The Octopus Chronicles Part 2: Wake of the Red Witch (1948)

In the first chapter of this dissertation, I noted that Turner Classic Movies one fair evening featured a slate of killer octopus movies. The first was It Came From Beneath the Sea. The second was 1948’s Wake of the Red Witch. This was rather more in the ballpark of what I was interested in, in that the film didn’t revolve around a killer octopus, but instead featured one in a big scene. (Sort of like, albeit not as impressively, Walt Disney’s 20,000 Leagues Beneath the Sea featured that giant squid.) It also pretty much answers the age-old question, “Who is the biggest movie star ever to fight a killer rubber octopus in a film?”

The actor in question in this particular case was John Wayne. This pretty much ends the debate by default, as Wayne is arguably the single biggest movie star to start with. And even if one wishes to argue that proposition, well…Jimmy Stewart never fought a movie octopus. Nor did Henry Fonda or Marilyn Monroe or Humphrey Bogart or Cary Grant. So there you go.

Our tale starts in 1860. Wayne is Ralls, the two-fisted, quite patently Wolf Larson-like captain of the merchant ship The Red Witch.* Life aboard the Witch is immediately established as harsh and brutish—not exactly an unrealistic portrayal of maritime life at the time—when we see Ralls aloofly stand by and watch as two of his crew savagely batter away at one another.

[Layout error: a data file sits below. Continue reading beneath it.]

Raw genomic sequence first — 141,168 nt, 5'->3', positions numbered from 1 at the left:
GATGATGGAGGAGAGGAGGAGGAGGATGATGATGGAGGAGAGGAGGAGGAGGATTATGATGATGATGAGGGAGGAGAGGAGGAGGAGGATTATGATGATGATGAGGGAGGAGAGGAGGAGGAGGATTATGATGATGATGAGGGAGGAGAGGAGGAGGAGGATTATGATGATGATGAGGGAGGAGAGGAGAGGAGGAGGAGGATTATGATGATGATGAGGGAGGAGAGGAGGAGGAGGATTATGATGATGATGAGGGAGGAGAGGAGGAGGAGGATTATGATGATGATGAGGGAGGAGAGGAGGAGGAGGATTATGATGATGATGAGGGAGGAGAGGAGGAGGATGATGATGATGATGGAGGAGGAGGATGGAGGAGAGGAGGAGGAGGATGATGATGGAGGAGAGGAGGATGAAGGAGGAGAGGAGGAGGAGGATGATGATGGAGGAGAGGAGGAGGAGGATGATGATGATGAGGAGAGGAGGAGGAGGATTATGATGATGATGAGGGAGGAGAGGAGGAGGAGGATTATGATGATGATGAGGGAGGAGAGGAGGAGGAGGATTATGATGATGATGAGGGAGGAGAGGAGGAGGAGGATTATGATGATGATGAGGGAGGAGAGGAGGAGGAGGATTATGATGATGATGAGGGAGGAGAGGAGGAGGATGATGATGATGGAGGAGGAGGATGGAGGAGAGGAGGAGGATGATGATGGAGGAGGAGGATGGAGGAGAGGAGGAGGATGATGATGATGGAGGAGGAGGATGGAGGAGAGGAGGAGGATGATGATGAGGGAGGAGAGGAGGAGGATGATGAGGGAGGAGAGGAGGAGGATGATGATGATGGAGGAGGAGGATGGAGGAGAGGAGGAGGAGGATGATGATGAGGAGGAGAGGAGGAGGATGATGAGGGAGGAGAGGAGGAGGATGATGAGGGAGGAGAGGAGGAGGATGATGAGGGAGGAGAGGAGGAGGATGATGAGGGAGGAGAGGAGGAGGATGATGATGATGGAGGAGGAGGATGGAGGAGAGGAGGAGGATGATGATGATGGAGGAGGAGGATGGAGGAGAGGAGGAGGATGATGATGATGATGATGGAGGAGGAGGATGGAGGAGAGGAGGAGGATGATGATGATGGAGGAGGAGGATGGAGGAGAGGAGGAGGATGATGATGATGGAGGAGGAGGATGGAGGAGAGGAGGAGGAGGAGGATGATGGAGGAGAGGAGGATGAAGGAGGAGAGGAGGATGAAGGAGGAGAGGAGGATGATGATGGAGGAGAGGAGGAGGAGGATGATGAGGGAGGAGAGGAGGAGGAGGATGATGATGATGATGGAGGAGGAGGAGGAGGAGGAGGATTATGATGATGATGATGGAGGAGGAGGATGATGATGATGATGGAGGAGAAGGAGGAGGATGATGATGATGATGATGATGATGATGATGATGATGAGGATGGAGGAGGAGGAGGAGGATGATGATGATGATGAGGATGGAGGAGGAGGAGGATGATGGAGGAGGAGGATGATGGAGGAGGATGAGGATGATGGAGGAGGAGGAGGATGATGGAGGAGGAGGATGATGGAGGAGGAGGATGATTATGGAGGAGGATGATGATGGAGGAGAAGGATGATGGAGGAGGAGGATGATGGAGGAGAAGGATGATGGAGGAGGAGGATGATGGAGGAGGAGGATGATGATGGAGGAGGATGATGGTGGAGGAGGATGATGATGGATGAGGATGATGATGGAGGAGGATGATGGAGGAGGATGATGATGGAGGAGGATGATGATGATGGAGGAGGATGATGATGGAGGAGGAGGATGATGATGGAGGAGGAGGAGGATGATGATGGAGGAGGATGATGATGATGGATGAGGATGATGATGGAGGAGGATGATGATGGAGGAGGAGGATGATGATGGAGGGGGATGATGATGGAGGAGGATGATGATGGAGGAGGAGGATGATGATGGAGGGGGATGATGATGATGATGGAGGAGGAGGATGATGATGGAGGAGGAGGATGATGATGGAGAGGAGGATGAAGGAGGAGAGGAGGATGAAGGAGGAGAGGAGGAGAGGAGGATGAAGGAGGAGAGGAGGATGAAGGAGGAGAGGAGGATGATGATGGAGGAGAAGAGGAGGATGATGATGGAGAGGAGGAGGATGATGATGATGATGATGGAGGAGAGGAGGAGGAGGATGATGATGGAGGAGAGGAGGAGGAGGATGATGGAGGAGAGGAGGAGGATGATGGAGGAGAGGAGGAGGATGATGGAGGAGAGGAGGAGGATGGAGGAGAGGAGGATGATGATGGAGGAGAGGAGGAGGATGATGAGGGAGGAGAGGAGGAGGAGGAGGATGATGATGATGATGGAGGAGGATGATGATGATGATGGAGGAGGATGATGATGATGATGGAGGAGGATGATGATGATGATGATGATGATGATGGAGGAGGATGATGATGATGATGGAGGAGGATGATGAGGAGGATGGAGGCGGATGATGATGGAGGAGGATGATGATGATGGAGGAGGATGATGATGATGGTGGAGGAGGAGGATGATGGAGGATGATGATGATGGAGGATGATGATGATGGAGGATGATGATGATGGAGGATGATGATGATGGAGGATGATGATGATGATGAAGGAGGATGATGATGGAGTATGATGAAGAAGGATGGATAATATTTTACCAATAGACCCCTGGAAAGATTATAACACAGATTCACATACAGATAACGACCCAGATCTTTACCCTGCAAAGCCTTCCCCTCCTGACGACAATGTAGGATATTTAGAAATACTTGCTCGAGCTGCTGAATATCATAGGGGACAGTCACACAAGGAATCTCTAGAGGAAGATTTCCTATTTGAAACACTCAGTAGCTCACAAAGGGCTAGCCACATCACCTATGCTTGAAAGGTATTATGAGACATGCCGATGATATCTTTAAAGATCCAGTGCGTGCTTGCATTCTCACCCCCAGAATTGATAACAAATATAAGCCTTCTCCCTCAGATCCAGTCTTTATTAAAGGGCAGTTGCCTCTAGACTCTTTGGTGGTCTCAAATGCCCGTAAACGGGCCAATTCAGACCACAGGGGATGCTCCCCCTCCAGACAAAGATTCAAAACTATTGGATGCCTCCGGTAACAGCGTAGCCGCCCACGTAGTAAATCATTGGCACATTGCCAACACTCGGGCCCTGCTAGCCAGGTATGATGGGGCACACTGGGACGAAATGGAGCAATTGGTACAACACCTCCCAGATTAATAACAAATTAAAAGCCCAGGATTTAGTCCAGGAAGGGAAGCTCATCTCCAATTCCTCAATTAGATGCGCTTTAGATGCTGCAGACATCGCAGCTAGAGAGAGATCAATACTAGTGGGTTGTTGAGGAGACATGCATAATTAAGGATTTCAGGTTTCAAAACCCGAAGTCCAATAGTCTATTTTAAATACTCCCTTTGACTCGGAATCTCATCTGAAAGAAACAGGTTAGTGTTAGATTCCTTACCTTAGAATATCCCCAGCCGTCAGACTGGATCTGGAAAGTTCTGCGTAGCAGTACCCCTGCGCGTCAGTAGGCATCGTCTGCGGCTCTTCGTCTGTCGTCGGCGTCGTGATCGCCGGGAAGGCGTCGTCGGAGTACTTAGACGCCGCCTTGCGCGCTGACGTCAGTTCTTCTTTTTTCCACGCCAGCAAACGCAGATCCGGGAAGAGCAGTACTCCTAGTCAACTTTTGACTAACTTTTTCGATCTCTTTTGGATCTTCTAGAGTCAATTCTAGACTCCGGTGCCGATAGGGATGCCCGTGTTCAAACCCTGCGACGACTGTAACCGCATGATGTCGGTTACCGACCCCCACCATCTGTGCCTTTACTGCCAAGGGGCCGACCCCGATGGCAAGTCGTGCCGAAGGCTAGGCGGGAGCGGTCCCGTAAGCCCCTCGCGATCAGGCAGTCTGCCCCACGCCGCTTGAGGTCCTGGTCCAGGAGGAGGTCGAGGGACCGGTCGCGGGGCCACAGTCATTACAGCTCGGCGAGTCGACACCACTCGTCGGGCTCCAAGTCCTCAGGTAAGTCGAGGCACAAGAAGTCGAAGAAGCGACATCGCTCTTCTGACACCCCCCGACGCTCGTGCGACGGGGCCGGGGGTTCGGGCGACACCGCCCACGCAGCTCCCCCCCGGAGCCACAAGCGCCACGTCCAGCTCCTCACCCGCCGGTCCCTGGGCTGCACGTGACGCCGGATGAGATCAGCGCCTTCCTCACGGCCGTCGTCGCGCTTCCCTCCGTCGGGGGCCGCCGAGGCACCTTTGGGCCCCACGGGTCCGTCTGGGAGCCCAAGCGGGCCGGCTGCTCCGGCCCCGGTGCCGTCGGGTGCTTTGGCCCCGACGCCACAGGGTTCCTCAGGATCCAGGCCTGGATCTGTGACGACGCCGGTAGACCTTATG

[*The ship is identified as being part of the “Batjak” line. Wayne later adopted Batjac as the name of his personal production company, so needless to say I giggled like the film nerd I am when I heard the word used here. The spelling discrepancy occurred because when Wayne’s secretary typed the original paperwork, she misspelled the word. Wayne left it that way.]

Veteran seaman Sam Rosen (Gig Young) has just recently joined the crew, and watches the brawl and the crew’s acceptance of it warily. Even so, he quickly becomes of Ralls’ trusted cronies. He is at that point somewhat shocked, although not enough to break with Ralls, to learn that the latter plans to sink lose his ship, which is carrying a fortune in gold. Ralls will bum around a couple of years, and then dive down and reclaim the gold.

The first part of this scheme is affected. Ralls arranges for the ship to leave its scheduled route. This brings to his cabin the suspicious and hostile Batjac representative Mr. Loring (the always welcome Jeff Corey). It’s here we learn that Ralls is prey to psychotic blackouts. Falling into a sweaty fugue, he administers a savage beating unto Loring, one that leaves his own fists covered with blood. When Rosen enters the cabin and sees the necessarily off-camera result, he blanches. Today we’d get a gory effects shot in lieu of such reticence. Frankly, I’m not sure it isn’t more carry more impact the way they shot it.